Though reports of Reeves donating millions of his own salary to give crew members bonuses are grossly exaggerated, he did do something amazing for the stunt crew of 12 he worked with on The Matrix Reloaded set.

He bought them all brand new Harley Davidson motorcycles, which range in price from $7,000 to more than $40,000 today — depending on the model.

"We were all in this thing, and we were training together beforehand," Reeves said to the Seattle Post-Intelligencer. "I just wanted ... to give a bigger thank-you to all these guys who helped me make this.”

6. A fan once sued him for $3 million

Warner Bros. Pictures
Actual footage of Reeves versus the lawsuit.

It sounds like a horrible episode of Maury, but this actually happened, according to the Toronto Star.

Ten years ago, a woman claimed Reeves hypnotized her, impersonated her husband, and fathered all four of her children.

She pushed for $3 million per month in spousal support and $150,000 per month in retroactive child support for her fully adult kids.

Reeves agreed to take a paternity test in 2010, and for once he wasn’t The One. It came back negative, and the judge threw the case out of court.

7. He turned down $11 million

Jimmy Kimmel Live | Youtube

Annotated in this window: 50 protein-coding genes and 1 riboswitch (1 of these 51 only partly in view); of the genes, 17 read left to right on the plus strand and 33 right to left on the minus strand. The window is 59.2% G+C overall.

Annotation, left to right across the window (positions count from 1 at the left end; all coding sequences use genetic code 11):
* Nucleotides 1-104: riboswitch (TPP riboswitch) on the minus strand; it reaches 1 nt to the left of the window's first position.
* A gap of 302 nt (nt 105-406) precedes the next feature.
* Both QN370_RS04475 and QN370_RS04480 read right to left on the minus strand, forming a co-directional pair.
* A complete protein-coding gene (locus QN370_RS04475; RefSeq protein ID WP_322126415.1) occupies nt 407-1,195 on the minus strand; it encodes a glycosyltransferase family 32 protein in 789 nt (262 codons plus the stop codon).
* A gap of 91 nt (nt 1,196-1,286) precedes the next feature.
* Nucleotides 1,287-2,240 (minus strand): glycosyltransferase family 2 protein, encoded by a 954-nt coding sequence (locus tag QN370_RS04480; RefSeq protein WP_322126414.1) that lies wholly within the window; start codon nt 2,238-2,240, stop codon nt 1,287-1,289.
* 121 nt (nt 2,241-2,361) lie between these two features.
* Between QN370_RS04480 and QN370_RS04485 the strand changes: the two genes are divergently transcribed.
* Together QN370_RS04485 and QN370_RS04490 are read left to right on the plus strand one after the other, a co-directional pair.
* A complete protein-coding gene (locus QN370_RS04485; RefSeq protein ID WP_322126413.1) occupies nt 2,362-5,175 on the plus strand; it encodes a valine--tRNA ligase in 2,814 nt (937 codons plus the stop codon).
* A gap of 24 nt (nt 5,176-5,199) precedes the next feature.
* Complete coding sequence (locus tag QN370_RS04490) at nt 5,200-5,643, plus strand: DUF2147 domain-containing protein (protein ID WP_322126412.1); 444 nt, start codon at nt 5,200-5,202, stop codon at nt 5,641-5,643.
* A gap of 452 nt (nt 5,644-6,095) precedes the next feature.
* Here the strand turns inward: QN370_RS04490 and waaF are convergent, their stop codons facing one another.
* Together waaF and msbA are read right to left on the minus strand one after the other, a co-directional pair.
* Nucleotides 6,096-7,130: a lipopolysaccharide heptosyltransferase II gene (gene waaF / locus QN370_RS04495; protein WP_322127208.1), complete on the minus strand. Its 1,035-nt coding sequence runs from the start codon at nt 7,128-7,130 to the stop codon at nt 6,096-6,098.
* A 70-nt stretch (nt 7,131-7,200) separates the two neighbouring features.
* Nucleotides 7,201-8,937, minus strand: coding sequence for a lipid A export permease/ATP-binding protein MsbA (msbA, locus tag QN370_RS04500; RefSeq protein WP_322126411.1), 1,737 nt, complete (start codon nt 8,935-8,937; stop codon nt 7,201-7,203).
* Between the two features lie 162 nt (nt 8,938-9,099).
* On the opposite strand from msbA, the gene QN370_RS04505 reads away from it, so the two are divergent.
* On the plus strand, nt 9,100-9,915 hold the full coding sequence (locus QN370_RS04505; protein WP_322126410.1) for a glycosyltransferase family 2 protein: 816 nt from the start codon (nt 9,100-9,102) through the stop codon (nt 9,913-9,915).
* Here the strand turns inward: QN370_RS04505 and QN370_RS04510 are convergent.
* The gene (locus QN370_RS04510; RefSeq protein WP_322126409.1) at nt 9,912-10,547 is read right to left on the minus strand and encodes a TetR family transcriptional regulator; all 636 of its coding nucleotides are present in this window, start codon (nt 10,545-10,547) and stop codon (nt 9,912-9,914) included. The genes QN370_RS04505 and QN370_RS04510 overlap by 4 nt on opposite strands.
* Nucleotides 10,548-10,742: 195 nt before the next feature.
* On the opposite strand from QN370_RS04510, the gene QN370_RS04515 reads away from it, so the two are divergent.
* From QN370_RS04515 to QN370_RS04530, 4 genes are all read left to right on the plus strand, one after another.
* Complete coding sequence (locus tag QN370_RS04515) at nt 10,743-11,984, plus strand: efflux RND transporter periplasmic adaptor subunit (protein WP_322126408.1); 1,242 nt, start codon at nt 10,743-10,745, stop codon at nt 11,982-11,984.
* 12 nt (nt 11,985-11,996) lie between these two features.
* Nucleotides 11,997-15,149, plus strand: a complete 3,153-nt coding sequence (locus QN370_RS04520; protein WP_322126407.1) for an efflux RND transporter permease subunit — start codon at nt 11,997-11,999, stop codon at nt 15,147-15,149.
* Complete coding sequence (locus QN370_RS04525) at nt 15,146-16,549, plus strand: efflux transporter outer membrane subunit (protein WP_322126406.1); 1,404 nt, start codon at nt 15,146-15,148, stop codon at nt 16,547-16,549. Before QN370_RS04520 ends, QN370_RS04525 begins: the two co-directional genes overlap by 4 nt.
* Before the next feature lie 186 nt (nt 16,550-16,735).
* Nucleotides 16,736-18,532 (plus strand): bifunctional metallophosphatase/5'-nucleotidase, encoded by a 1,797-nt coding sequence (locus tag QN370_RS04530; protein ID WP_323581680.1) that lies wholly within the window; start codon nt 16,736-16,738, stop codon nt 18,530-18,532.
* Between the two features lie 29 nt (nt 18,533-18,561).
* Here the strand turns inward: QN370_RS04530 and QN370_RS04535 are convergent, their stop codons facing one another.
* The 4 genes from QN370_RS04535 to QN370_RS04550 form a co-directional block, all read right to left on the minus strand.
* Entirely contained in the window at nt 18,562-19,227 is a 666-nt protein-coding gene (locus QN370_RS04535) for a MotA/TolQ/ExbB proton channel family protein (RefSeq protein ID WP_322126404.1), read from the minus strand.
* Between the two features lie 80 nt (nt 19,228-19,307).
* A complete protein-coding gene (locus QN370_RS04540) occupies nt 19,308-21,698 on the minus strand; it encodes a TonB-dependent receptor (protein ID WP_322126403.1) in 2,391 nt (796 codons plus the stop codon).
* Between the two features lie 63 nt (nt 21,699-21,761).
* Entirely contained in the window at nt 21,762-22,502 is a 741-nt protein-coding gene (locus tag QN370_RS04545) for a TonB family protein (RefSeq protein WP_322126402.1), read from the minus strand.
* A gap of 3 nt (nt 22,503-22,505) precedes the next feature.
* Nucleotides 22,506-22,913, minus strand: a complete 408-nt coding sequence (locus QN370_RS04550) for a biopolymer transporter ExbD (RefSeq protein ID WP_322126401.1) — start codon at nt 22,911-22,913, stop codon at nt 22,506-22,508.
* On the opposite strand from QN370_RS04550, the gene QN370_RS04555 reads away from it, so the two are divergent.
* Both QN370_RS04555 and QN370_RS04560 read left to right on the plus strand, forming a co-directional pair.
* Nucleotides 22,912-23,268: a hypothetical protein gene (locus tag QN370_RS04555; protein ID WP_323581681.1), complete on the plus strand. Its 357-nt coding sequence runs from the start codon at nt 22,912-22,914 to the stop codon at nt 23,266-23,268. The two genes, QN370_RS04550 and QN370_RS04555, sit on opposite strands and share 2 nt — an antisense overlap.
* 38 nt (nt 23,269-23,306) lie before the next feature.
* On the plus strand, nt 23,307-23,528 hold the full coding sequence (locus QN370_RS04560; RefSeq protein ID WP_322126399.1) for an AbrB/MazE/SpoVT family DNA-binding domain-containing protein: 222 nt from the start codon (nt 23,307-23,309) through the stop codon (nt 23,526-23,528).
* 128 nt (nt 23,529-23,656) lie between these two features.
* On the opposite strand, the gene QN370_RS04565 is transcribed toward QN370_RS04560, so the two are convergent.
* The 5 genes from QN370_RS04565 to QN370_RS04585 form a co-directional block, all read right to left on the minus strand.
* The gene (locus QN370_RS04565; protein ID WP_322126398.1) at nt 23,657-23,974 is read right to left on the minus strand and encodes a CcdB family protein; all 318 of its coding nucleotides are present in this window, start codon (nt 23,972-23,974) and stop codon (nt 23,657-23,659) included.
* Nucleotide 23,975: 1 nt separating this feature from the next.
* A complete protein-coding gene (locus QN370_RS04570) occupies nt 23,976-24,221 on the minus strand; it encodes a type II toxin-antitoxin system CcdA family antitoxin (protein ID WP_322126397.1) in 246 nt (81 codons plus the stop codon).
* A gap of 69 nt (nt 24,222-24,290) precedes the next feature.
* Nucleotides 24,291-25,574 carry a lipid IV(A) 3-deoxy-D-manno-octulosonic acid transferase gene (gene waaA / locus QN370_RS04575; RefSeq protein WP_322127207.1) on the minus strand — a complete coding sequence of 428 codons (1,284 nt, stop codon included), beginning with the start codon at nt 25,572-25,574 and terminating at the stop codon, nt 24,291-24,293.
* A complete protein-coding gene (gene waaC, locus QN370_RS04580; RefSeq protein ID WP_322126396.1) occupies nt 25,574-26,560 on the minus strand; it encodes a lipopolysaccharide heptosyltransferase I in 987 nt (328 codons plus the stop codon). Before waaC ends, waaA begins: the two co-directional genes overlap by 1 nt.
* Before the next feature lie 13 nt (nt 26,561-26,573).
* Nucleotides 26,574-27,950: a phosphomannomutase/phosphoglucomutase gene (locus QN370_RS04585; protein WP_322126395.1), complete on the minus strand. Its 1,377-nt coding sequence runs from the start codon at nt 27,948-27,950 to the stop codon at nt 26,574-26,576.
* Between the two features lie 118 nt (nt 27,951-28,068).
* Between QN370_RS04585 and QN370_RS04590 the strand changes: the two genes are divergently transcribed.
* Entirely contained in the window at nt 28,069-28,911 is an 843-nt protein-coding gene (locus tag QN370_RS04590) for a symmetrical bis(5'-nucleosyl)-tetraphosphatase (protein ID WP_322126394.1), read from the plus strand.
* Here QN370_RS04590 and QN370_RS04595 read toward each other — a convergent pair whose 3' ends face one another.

Imagine saying 'no thanks,' to $11 million.

It was back in ‘95, probably the largest payday any studio offered Reeves before his $15 million salary for The Matrix Reloaded: $11 million to take part in Speed 2, the sequel to his classic action flick Speed.

And he turned it down. To star as Hamlet in the Manitoba Theatre Company’s production of Shakespeare’s revenge classic, in Winnipeg, Canada.

Reeves explained the decision to Jimmy Kimmel in an interview:

“It was just a situation in life where I got the script and I read the script and I was like 'agggghhh.' It was about a cruise ship...and I was thinking, 'A bus, a cruise ship… Speed, bus, but then a cruise ship is even slower than a bus and I was like, ‘I love you guys but I just can’t do it."

Reeves also described it to the Toronto Star as similar work to 1996’s Chain Reaction, which he had just filmed — and he was disillusioned with the prospect of tackling another action movie.

8. He paid $6M for his first Hollywood pad

holyfruits | Reddit
The "Sad Keanu" meme spread in 2010, when paparazzi caught Reeves sullenly eating a sandwich.

Reeves holds notoriety, and probably some sort of record, for not owning a home with his significant means until 2003 — close to 18 years after starting his career.

He was essentially homeless and made trailers and hotel rooms his home — he was famously a long-time resident of the legendary Chateau Marmont Hotel in Los Angeles.

In 2003, Reeves (finally) purchased a Hollywood mansion for $5.95 million and dubbed it his “chateau modern.”